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In his own words: Mario Andretti on the ’69 and ’81 Indy 500s, today’s drivers, and what it will take to get an American on the podium in F1

Published in blog.hemmings.com

Mario Andretti at the Indianapolis Motor Speedway in January 2019. Photo by James Black, courtesy of the Indianapolis Motor Speedway.

Editor’s Note: This year marks the 50th anniversary of Mario Andretti’s win at the 1969 Indianapolis 500. Following our coverage of this in last week’s Hemmings Daily, we were given the opportunity to speak with Mario and get his own take on the 1969 race, the controversy surrounding the events of 1981, what may be lacking in today’s drivers, and whether or not we’ll ever see another American atop an F1 podium.

KE: At the conclusion of the 1969 Indy 500, you called your victory “my biggest win.” In the years since, you’ve captured the F1 World Championship, a CART championship, a 24 Hours of Le Mans class win, and other victories too numerous to mention. Does your 1969 Indy 500 victory remain your biggest win?

MA: There are different ways of describing your biggest win. It’s the best known and most popular, and sometimes that irks me a little bit because I’ve accomplished a lot more along the way. I’ve had more satisfying races from a driver’s standpoint than Indy.

It brings home the fact of how important this race is for a driver. My son Michael has probably dominated that race more convincingly than any of the four-time winners, but he was not able to win it. In 1987, I dominated the month, not just the race, and we have to be content with that satisfaction, but nobody knows it.

I’ve said it many times: Winning the Indy 500 is worth more than a championship. It’s an event that has such rich tradition – over 100 years now – and it’s long been a staple of motorsports in the United States. I remember when I was still in Italy, in a refugee camp, the Indianapolis 500 made the front of the sports pages. You didn’t see any other American race results. An Indy 500 win – unfairly to some degree – completes a career. The whole world of motorsports knows that you’ve done that, which puts it in a different category. I only won it once, but it benefited me tremendously throughout my career.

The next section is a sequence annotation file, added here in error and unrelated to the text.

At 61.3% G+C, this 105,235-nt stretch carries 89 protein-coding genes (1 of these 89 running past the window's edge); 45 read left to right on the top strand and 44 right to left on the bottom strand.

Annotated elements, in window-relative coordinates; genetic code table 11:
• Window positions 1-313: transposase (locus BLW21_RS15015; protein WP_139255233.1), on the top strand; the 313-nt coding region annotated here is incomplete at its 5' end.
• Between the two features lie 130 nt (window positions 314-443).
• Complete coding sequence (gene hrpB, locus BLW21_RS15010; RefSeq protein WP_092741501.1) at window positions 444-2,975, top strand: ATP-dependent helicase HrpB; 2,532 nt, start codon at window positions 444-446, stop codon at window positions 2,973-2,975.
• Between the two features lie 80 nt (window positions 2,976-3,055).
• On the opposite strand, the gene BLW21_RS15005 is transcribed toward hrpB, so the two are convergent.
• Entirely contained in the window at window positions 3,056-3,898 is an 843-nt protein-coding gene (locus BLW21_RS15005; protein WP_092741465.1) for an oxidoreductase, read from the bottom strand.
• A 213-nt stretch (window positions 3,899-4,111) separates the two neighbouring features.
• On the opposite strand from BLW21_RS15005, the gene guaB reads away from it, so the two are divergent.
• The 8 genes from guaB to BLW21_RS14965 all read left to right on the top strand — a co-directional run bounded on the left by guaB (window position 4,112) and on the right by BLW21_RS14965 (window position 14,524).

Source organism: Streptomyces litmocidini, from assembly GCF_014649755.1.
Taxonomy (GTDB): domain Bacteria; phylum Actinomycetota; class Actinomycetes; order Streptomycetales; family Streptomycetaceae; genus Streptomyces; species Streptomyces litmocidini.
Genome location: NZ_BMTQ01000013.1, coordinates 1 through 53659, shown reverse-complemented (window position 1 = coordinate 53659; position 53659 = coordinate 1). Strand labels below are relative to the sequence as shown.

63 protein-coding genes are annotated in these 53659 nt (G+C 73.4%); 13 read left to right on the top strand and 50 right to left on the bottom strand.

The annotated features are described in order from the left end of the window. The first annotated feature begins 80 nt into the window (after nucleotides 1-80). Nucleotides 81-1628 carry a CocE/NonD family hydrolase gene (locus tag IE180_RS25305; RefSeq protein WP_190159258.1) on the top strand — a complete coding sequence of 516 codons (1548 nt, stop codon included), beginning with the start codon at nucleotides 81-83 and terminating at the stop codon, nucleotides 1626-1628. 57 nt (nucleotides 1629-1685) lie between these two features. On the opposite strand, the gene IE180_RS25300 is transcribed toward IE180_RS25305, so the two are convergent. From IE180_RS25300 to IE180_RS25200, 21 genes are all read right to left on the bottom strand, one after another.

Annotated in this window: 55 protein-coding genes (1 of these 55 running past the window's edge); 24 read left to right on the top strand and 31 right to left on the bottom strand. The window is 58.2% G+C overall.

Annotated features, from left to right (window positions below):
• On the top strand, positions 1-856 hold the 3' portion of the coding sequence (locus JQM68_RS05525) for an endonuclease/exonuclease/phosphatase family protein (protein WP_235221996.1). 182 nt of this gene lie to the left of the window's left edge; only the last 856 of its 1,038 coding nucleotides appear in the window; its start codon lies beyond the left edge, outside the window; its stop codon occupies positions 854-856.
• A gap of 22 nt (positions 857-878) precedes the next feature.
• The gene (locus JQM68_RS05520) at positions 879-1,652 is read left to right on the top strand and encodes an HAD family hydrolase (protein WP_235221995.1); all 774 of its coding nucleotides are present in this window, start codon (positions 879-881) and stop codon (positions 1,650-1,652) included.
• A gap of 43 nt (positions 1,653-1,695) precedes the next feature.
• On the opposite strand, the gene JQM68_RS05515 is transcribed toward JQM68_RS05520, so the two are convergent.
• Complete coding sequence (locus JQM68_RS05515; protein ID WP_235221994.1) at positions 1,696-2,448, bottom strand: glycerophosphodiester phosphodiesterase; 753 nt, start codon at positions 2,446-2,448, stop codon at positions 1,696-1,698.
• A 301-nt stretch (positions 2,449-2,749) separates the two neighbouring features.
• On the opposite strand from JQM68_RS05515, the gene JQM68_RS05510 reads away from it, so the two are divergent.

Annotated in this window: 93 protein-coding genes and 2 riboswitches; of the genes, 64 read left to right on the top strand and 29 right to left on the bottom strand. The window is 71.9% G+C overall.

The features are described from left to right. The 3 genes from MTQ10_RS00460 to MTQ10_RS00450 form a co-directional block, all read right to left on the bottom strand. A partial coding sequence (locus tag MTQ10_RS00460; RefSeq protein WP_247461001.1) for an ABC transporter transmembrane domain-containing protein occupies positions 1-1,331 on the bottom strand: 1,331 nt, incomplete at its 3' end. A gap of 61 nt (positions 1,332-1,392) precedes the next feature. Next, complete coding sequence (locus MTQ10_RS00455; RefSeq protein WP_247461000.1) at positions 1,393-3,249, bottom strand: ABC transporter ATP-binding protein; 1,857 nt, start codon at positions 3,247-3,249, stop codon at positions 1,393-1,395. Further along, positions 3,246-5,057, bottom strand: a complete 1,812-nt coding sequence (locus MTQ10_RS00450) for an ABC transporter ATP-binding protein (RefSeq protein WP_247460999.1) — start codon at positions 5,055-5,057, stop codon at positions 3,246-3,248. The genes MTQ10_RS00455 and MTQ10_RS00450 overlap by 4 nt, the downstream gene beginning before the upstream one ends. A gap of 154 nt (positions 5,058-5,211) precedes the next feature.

I said at the recent Indianapolis Motor Speedway press conference [revealing the Mario Andretti 50th Anniversary logo] that it seemed like 100 years ago and yesterday. When I’m among fans – which is almost every day – it seems like I won it yesterday. I think I’m third in all time laps led, but that I was able to pull off a win is a blessing.

Today, luck doesn’t play as big a role as it did back then. The cars and engines are much more reliable, and the chance of finishing the race is greater than ever. What can take you out of a race? Someone spinning in front of you, or something else you can’t control, but today, mechanical reliability is paramount. That’s one thing the drivers have in their favor. Any mistake will cost you, so winning means no mistakes as a driver and no mistakes by the team. There are many more pit stops today, so it’s truly a team effort. Everybody has to do their job, at their very best.

 

KE: Thinking back to 1969, you were battling overheating issues and driveline problems. Was there ever a time during the race you thought, “There’s no chance I’ll win this?”

MA: I didn’t think I was going to win from the beginning. The overheating factor showed up pretty early – I led five laps, and I was already up in the numbers, with the water temp well over 220 degrees and the oil in the 260-270 degree range. I had a bottle of Gatorade – or something similar – in the cockpit and it had a leak. There was fluid swirling around the cockpit so I thought I had a coolant leak from over pressurization. That’s what made me ease up a little bit, and I was passed by Foyt and McCluskey. In third, I was following very easily.

I felt throughout that I was competitive. I had a car that was capable, all I had to do was keep it together. I slipped when – I think it was Johncock – blew an engine in turn three early in the race. I was still leading, and I slid and almost spun. The other time that I had an issue was toward the end; I was kind of daydreaming a little bit and I lost some concentration. Lapping a car going into turn two, I went really wide, off the racing line. I figured “Buckle down, man” after that.

Toward the end of the race, I was feeling some roughness in the running gear. As it turned out, (crew chief) Jim McGee told me all the oil had carbonized in the gearbox. When they opened it up, the gears almost fell out – I had maybe another lap before it would have failed. McGee said he’d never seen a gearbox like that.